In 1960, director Alfred Hitchcock came across one of Slesar’s short stories, “M is for the Many,” in Ellery Queen’s Mystery Magazine and acquired it for an episode of his television series Alfred Hitchcock Presents, retitling it “Heart of Gold.” This began a relationship between the two that led to twenty-one of Slesar’s tales being adapted for the show.
In the introduction to his short story collection Death on Television, Slesar wrote about where he and Hitchcock met creatively in relation to their love of the “twist ending”:
“For some people, irony may seem like a by-product of cynicism. Anatole France called it ‘the last phase of disillusion.’ But for Hitchcock . . . irony was the key ingredient of storytelling, along with its two components: humor and pity. “Let’s face it. There’s nothing intrinsically funny about crime…[Hitchock] made a conscious decision to put the story before the gory. He chose delight over fright.
“It wasn’t merely a cynical outlook on life that dictated the Hitchcock choices. It was an attitude that smiled, sometimes sadly, upon the frailties of the human personality. It was more than just a ‘sense of humor.’ The taste for irony, in the words of Jessamyn West, ‘has kept more hearts from breaking than a sense of humor—for it takes irony to appreciate the joke which is on oneself.’“
Slesar was a master of the twist ending, and often these types of stories are labeled gimmicky, but Slesar’s twists always grew out of the foibles of human beings.
In the 1970s, several of these stories were also used in the attempted rebirth of radio drama on American radio when Himan Brown (the creator of the old-time-radio show Inner Sanctum) started the CBS Radio Mystery Theatre. Brown chose one of Slesar’s stories, “The Old Ones Are Hard to Kill,” to launch the new series and during the decade-long run forty-three short stories of his were transmitted over the airwaves.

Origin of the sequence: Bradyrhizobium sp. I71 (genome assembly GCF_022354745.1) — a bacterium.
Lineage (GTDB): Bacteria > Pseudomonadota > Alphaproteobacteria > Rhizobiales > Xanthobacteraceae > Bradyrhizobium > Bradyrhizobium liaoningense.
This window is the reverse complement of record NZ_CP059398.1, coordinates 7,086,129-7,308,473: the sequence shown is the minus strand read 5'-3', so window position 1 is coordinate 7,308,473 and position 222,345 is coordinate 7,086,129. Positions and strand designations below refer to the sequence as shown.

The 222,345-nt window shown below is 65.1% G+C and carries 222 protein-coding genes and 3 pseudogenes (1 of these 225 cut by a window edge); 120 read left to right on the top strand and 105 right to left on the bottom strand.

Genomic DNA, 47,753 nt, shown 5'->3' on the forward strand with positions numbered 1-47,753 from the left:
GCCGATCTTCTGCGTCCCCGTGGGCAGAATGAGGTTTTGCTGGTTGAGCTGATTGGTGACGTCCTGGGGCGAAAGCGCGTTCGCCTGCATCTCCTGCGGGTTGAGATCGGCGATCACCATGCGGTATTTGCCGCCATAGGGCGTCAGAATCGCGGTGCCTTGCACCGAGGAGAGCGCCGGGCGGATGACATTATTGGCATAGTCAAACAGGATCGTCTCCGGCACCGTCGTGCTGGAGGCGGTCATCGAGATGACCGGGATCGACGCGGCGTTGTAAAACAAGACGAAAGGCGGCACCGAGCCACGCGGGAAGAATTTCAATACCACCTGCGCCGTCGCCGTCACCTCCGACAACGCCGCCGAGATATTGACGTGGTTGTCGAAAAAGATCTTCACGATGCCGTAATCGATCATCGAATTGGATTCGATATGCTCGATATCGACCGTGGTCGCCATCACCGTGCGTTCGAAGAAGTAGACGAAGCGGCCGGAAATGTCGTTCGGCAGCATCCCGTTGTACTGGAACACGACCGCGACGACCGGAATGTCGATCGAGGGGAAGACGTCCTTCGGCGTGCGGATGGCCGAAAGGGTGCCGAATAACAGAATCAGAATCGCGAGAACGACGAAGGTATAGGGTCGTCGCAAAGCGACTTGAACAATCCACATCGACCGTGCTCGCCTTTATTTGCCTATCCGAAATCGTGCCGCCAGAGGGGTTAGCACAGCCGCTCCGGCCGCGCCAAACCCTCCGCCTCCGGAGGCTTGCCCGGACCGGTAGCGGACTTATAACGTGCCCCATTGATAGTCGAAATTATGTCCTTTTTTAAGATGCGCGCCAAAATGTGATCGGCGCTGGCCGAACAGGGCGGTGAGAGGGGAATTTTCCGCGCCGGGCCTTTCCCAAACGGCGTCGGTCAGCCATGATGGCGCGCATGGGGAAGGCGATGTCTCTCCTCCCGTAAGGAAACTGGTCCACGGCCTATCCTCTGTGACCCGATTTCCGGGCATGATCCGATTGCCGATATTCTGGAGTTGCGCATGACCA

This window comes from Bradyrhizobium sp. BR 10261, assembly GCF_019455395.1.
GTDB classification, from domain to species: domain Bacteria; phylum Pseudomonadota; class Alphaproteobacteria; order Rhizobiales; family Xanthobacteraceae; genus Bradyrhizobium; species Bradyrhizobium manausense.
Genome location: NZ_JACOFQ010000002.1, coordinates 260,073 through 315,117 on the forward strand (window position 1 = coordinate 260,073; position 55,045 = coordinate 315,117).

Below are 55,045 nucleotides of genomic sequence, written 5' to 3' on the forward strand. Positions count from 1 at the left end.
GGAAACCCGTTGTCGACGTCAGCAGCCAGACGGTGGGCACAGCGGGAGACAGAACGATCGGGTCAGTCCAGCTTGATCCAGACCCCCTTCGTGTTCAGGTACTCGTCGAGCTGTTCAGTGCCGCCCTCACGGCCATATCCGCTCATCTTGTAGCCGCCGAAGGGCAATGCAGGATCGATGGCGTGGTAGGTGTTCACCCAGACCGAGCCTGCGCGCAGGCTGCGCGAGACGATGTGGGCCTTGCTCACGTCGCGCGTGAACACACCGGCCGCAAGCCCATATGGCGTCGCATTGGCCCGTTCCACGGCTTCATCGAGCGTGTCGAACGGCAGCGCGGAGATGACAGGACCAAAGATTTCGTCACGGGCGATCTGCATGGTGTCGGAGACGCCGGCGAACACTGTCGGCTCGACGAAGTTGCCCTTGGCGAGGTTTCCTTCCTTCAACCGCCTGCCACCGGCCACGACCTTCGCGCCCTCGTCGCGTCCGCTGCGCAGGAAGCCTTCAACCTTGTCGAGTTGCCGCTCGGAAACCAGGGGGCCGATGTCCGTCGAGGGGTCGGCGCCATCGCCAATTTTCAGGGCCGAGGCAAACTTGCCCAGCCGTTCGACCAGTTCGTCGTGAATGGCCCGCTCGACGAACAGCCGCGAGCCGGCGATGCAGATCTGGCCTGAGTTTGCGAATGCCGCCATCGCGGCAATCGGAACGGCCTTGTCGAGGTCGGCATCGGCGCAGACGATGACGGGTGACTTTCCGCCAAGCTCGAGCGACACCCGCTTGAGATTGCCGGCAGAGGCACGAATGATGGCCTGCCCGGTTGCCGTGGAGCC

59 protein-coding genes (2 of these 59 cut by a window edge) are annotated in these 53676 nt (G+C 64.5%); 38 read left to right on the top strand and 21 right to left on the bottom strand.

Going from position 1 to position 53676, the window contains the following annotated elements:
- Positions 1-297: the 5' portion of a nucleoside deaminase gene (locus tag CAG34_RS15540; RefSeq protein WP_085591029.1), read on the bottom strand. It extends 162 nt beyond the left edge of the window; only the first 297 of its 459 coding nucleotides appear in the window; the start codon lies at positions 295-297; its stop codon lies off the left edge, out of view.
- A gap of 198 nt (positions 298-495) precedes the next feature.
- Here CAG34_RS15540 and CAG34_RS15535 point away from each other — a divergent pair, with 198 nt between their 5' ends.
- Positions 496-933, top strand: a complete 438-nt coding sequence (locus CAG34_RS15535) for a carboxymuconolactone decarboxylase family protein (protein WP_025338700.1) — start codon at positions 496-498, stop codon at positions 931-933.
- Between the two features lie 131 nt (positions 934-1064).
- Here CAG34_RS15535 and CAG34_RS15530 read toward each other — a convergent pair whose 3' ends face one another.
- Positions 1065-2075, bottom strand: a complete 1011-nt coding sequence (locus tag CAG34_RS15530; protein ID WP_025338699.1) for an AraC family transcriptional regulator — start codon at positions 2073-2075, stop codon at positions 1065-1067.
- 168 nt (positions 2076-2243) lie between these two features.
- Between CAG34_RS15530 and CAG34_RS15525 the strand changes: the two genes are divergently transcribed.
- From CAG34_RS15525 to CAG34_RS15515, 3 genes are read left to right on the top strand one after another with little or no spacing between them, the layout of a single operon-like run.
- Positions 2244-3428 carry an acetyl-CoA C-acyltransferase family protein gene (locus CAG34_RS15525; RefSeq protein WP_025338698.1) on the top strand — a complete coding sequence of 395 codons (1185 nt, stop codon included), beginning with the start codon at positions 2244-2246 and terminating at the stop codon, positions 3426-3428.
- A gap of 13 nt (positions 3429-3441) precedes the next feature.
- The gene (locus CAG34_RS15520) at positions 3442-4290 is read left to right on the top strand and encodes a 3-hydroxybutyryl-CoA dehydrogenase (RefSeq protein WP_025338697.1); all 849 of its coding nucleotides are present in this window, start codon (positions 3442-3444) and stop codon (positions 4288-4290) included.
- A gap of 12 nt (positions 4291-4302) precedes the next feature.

In 2001, I ran into Henry Slesar at a mystery writers reading in the East Village, and I told him how now over this new thing called “the Internet” I was able to listen to all the old broadcasts of CBSRMT. He chuckled and said, “Himan would be happy.” But I don’t think he quite believed me. And as fertile as his imagination was, I don’t think he could have imagined that today you could also watch old episodes of his series The Edge of Night, the tapes of which he thought were lost forever. But it turns out old fans recorded these shows on their VCRs while they were at work and now they are making them available to a whole new generation via the platform of YouTube.
This Halloween season I want to focus on five of Slesar’s stories that appeared on CBS Radio Mystery Theatre. They are guaranteed to leave you with a chill down your spine:
1) “Prisoner of the Machines” (01/16/1980), starring a young John Lithgow. A sci-fi tale that starts off with a classic premise and wrings every last futuristic nightmare out of it.
2) “Kitty” (04/09/1980) Suffer from Ailurophobia? The morbid fear of cats? Then you might want to pass on this horror story of an Egyptian mummified cat-queen living in 1970s Manhattan. It leaves marks.
3) “Murder Museum” (04/09/1974) A wax museum is the setting for a tale of a young artist tormented by his tragic family past, which becomes the newest exhibit in the Chamber of Horrors.
4) “Bargain in Blood” (06/10/1974) This creepy, fantastic tale might be familiar as it was filmed as an episode of the original Twilight Zone, about a young man who discovers he can “swap” anything his heart desires. But buyer (and seller) beware.
5)” The Last Escape” (10/17/1974) This story was filmed as an episode of Alfred Hitchcock Presents and is about a second-rate escape artist and third-rate human being who decides to make a comeback recreating one of Houdini’s greatest escapes. But his downtrodden wife and assistant has an escape of her own in mind. This is to me a classic Slesar story, because break it down to simple facts and it would make a gory and dismal newspaper story, but in Slesar’s hands the shocking ending is a delight.
The advent of the Internet has given new life to these broadcasts, introducing them to a new generation of listeners, and for the writers maybe even a slice of immortality.
Henry Slesar died April 2, 2002 at the age of 74, but he is immortal.